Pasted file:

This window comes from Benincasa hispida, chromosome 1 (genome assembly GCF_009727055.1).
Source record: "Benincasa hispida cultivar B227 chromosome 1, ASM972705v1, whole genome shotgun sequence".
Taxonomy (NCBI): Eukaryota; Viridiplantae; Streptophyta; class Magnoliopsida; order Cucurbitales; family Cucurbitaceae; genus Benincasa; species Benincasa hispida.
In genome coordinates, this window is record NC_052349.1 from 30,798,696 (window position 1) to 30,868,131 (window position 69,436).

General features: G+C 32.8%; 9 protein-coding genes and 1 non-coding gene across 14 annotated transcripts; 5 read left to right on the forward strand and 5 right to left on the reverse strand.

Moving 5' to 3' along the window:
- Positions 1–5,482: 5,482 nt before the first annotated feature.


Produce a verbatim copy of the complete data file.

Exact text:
This window comes from Benincasa hispida, chromosome 1 (genome assembly GCF_009727055.1).
Source record: "Benincasa hispida cultivar B227 chromosome 1, ASM972705v1, whole genome shotgun sequence".
Taxonomy (NCBI): Eukaryota; Viridiplantae; Streptophyta; class Magnoliopsida; order Cucurbitales; family Cucurbitaceae; genus Benincasa; species Benincasa hispida.
In genome coordinates, this window is record NC_052349.1 from 30,798,696 (window position 1) to 30,868,131 (window position 69,436).

General features: G+C 32.8%; 9 protein-coding genes and 1 non-coding gene across 14 annotated transcripts; 5 read left to right on the forward strand and 5 right to left on the reverse strand.

Moving 5' to 3' along the window:
- Positions 1–5,482: 5,482 nt before the first annotated feature.